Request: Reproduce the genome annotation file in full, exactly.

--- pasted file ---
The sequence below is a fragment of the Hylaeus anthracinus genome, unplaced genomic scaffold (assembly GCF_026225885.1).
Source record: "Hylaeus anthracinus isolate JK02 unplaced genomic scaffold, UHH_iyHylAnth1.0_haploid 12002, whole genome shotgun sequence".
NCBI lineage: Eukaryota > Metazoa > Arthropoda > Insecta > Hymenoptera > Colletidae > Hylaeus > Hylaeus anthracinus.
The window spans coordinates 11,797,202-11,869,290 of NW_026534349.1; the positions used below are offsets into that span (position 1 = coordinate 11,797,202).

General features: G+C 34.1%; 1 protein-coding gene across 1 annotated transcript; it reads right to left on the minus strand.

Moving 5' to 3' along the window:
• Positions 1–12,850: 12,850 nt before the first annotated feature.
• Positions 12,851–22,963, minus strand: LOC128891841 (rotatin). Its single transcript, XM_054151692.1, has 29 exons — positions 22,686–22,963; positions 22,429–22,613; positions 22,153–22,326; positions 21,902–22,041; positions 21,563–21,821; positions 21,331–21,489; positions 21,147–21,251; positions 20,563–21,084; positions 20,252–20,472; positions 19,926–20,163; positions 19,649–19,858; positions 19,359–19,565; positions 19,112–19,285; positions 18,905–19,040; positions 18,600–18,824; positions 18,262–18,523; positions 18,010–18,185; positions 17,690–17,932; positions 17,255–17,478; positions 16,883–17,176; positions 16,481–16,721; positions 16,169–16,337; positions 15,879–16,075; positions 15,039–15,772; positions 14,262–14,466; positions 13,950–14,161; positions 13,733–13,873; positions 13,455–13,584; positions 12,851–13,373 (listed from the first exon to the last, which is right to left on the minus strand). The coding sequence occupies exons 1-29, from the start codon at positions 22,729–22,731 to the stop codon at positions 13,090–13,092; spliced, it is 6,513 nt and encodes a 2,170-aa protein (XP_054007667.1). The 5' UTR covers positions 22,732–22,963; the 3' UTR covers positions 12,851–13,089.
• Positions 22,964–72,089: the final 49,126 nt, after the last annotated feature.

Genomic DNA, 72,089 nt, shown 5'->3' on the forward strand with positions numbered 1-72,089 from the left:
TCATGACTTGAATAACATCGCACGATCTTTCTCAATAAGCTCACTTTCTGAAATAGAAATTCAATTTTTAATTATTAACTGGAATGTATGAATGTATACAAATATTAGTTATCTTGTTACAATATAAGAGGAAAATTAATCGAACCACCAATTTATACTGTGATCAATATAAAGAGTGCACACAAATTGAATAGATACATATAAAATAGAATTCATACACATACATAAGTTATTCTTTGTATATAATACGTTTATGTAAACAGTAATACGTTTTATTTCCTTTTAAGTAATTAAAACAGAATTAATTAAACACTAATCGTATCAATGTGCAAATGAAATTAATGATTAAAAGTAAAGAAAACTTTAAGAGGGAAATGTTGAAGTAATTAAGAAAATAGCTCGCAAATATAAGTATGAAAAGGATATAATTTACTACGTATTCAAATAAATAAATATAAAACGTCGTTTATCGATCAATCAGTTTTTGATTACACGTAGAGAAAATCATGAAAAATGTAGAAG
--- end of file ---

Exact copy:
The sequence below is a fragment of the Hylaeus anthracinus genome, unplaced genomic scaffold (assembly GCF_026225885.1).
Source record: "Hylaeus anthracinus isolate JK02 unplaced genomic scaffold, UHH_iyHylAnth1.0_haploid 12002, whole genome shotgun sequence".
NCBI lineage: Eukaryota > Metazoa > Arthropoda > Insecta > Hymenoptera > Colletidae > Hylaeus > Hylaeus anthracinus.
The window spans coordinates 11,797,202-11,869,290 of NW_026534349.1; the positions used below are offsets into that span (position 1 = coordinate 11,797,202).

General features: G+C 34.1%; 1 protein-coding gene across 1 annotated transcript; it reads right to left on the minus strand.

Moving 5' to 3' along the window:
• Positions 1–12,850: 12,850 nt before the first annotated feature.
• Positions 12,851–22,963, minus strand: LOC128891841 (rotatin). Its single transcript, XM_054151692.1, has 29 exons — positions 22,686–22,963; positions 22,429–22,613; positions 22,153–22,326; positions 21,902–22,041; positions 21,563–21,821; positions 21,331–21,489; positions 21,147–21,251; positions 20,563–21,084; positions 20,252–20,472; positions 19,926–20,163; positions 19,649–19,858; positions 19,359–19,565; positions 19,112–19,285; positions 18,905–19,040; positions 18,600–18,824; positions 18,262–18,523; positions 18,010–18,185; positions 17,690–17,932; positions 17,255–17,478; positions 16,883–17,176; positions 16,481–16,721; positions 16,169–16,337; positions 15,879–16,075; positions 15,039–15,772; positions 14,262–14,466; positions 13,950–14,161; positions 13,733–13,873; positions 13,455–13,584; positions 12,851–13,373 (listed from the first exon to the last, which is right to left on the minus strand). The coding sequence occupies exons 1-29, from the start codon at positions 22,729–22,731 to the stop codon at positions 13,090–13,092; spliced, it is 6,513 nt and encodes a 2,170-aa protein (XP_054007667.1). The 5' UTR covers positions 22,732–22,963; the 3' UTR covers positions 12,851–13,089.
• Positions 22,964–72,089: the final 49,126 nt, after the last annotated feature.

Genomic DNA, 72,089 nt, shown 5'->3' on the forward strand with positions numbered 1-72,089 from the left:
TCATGACTTGAATAACATCGCACGATCTTTCTCAATAAGCTCACTTTCTGAAATAGAAATTCAATTTTTAATTATTAACTGGAATGTATGAATGTATACAAATATTAGTTATCTTGTTACAATATAAGAGGAAAATTAATCGAACCACCAATTTATACTGTGATCAATATAAAGAGTGCACACAAATTGAATAGATACATATAAAATAGAATTCATACACATACATAAGTTATTCTTTGTATATAATACGTTTATGTAAACAGTAATACGTTTTATTTCCTTTTAAGTAATTAAAACAGAATTAATTAAACACTAATCGTATCAATGTGCAAATGAAATTAATGATTAAAAGTAAAGAAAACTTTAAGAGGGAAATGTTGAAGTAATTAAGAAAATAGCTCGCAAATATAAGTATGAAAAGGATATAATTTACTACGTATTCAAATAAATAAATATAAAACGTCGTTTATCGATCAATCAGTTTTTGATTACACGTAGAGAAAATCATGAAAAATGTAGAAG